Broadband spectrometers are required for Earth-observing, planetary, and astrophysics missions. The rapid increase in speed and reduction in power per gigahertz in the digital realm of digital spectrometer capability is directly applicable to planetary science and enables radio-frequency interference (RFI) mitigation for Earth science.

References:

  • Ulaby, Fawwaz; and Long, David: Microwave radar and radiometric remote sensing, Artech House, 2015.
  • Chovan, Jozef; and Uherek, Frantisek: "Photonic Integrated Circuits for Communication Systems," Radioengineering, vol. 27, issue 2, pp. 357-363, June 2018.
  • Pulipati, S. et al.: "Xilinx RF-SoC-based Digital Multi-Beam Array Processors for 28/60 GHz Wireless Testbeds," Moratuwa Engineering Research Conference (MERCon), Moratuwa, Sri Lanka, July 2020.
  • Johnson, Joel T. et al.: "Real-Time Detection and Filtering of Radio Frequency Interference Onboard a Spaceborne Microwave Radiometer: The CubeRRT Mission," IEEE Journal of Selected Topics in Applied Earth Observations and Remote Sensing, 13, pp. 1610-1624, 2020.
  • Le Vine, David M.: "RFI and Remote Sensing of the Earth from Space," Journal of Astronomical Instrumentation, 8.01, 2019,  https://ntrs.nasa.gov/citations/20170003103

Scope Title:

Advanced Deployable Antenna Apertures at Frequencies up to Millimeter-Wave

Scope Description:

Deployable antenna apertures are required for a wide range of NASA passive remote-sensing applications from SmallSat platforms. Current deployable antenna technology is extremely limited, particularly above Ka-band. NASA requires low-loss deployable antenna apertures at frequencies up to 200 GHz or beyond. Deployed aperture diameters of 0.5 m or larger are desired, but proposers are invited to propose concepts for smaller apertures at higher frequencies. Typical bandwidths required for these antennas may be 10% or more for microwave radiometers.

NASA also requires low-loss broad-band deployable or compact antenna feeds with bandwidths of two octaves or more. Frequencies of interest start at 500 MHz. Loss should be as low as possible (less than 1%) to minimize radiometric uncertainty caused by changes in the antenna physical temperature. The possibility of thermal control and/or monitoring of the antenna is desired to further improve system calibration stability.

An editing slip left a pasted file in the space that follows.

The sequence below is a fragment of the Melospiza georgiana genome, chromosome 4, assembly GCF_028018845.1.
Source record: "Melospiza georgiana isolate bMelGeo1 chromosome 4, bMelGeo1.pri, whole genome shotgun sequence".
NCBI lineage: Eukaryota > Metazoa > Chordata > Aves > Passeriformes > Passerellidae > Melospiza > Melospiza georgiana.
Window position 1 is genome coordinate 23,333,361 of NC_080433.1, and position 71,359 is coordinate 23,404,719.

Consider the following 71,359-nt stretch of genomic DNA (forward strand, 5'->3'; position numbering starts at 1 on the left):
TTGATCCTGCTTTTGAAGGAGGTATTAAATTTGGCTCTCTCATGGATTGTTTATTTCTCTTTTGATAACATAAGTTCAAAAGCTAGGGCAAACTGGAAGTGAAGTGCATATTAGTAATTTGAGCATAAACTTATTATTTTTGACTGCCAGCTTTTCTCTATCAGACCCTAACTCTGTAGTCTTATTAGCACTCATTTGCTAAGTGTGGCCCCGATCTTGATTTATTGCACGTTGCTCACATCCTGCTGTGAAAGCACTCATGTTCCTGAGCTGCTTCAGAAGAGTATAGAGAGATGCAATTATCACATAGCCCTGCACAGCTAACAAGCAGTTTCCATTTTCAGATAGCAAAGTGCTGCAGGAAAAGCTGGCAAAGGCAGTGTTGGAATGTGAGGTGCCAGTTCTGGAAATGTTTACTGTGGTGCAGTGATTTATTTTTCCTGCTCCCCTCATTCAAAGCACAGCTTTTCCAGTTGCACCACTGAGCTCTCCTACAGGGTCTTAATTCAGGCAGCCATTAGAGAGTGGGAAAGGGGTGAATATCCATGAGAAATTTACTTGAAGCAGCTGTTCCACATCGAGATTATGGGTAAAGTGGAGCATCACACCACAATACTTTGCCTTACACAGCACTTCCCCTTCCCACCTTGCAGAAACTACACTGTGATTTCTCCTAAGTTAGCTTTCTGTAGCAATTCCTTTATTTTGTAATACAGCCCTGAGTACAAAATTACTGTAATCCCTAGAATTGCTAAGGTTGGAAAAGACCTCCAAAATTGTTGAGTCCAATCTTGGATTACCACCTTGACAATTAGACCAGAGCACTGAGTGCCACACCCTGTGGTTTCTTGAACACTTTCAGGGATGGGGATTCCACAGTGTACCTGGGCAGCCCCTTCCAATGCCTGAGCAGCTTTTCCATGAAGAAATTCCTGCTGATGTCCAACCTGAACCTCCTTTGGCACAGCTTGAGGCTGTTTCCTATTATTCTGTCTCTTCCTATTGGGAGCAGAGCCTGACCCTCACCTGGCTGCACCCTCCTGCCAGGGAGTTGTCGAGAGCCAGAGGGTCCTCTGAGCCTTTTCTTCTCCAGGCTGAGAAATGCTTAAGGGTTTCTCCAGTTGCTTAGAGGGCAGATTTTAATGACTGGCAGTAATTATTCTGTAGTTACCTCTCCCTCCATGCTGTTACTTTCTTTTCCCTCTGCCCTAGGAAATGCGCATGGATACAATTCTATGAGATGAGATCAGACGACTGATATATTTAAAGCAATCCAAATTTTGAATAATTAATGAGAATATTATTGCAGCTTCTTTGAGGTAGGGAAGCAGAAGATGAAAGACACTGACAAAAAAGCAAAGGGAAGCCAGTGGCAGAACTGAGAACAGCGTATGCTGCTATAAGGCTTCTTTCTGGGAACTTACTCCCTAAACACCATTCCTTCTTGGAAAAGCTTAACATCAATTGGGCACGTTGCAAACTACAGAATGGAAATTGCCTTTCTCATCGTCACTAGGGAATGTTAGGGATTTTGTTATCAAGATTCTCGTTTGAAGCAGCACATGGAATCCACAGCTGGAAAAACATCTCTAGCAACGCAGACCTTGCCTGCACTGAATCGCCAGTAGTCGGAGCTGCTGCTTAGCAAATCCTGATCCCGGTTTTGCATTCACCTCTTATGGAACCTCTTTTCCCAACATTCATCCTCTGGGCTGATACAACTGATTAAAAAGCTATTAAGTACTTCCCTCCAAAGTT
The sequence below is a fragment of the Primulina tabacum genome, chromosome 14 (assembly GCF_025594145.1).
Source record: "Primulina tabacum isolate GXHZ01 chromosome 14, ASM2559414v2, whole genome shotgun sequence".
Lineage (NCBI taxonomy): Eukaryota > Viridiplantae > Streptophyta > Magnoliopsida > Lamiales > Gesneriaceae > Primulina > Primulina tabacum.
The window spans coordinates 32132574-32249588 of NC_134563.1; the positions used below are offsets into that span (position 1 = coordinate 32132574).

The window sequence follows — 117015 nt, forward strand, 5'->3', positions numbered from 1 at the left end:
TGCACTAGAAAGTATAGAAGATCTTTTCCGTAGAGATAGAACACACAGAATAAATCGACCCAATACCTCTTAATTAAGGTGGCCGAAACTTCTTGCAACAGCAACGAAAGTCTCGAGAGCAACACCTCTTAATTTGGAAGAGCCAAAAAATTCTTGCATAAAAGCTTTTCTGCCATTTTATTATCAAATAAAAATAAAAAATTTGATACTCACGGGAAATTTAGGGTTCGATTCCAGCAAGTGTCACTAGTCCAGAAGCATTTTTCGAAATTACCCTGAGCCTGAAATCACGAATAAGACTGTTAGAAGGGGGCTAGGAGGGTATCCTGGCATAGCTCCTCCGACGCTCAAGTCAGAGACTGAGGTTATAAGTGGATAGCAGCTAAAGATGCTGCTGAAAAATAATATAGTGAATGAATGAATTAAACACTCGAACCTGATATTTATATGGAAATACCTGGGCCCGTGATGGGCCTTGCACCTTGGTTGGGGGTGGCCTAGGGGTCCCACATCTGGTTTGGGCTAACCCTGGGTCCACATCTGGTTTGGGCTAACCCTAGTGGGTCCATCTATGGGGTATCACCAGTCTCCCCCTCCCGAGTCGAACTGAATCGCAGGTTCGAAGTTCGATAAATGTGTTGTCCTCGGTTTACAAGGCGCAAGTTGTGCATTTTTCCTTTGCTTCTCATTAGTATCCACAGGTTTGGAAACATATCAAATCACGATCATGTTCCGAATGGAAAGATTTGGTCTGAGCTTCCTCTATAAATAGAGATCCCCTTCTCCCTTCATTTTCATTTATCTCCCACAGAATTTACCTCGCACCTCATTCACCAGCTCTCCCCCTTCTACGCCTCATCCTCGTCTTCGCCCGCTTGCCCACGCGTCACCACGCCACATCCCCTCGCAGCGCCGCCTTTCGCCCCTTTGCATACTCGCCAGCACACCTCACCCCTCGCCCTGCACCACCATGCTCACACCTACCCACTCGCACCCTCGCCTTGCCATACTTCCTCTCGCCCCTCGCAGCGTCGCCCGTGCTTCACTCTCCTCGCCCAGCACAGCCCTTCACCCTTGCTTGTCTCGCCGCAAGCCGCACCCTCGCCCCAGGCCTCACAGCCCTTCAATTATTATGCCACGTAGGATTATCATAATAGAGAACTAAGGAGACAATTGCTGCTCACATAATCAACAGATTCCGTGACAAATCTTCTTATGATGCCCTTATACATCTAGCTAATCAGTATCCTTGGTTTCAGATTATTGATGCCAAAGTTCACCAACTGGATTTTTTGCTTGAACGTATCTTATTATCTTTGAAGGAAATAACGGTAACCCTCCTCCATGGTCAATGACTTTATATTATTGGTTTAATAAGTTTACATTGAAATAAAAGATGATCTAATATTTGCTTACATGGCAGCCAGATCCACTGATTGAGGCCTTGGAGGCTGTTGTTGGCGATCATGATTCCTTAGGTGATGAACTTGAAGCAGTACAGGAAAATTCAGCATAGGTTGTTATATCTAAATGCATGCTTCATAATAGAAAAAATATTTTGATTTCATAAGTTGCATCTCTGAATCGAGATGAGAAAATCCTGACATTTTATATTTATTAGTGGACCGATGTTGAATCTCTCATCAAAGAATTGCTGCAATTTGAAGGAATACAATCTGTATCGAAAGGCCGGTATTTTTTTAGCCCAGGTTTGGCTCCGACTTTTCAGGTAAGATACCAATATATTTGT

Expected TRL or TRL Range at completion of the Project: 3 to 5

Primary Technology Taxonomy:

  • Level 1 08 Sensors and Instruments
  • Level 2 08.1 Remote Sensing Instruments/Sensors

Desired Deliverables of Phase I and Phase II:

  • Analysis
  • Prototype
  • Hardware

Desired Deliverables Description:

Phase I deliverables should consist of analysis and potential prototyping of key enabling technologies.

Phase II deliverables should include a deployable antenna prototype.

State of the Art and Critical Gaps:

Current low-loss deployable antennas are limited to Ka-band. Deployable apertures at higher frequencies are required for a wide range of applications, as aperture size is currently an instrument size, weight, and power (SWaP) driver for many applications up to 200 GHz.

Typical radiometer frequencies without deployable antenna technologies include (but are not limited to) 50-57 GHz, 88 GHz, 112-120 GHz, and 176-190 GHz. Radar remote sensing would also benefit from deployable antenna technologies at 65-70 GHz, 94 GHz, and 167-175 GHz.

Relevance / Science Traceability:

Antennas at these frequencies are used for a wide range of passive and active microwave remote sensing, including measurements of water vapor and temperature. NASA requires low-loss deployable antenna apertures at frequencies up to 200 GHz or beyond. NASA also requires low-loss broad-band deployable or compact antenna feeds with bandwidths of two octaves or more; these frequencies of interest start at 500 MHz. 

References:

  • Passive remote sensing such as performed by the Global Precipitation Mission (GPM) Microwave Imager (GMI): https://gpm.nasa.gov/missions/GPM/GMI
  • Chahat, N. et al.: "Advanced CubeSat Antennas for Deep Space and Earth Science Missions: A review," IEEE Antennas and Propagation Magazine, vol. 61, no. 5, pp. 37-46, Oct. 2019, doi: 10.1109/MAP.2019.2932608.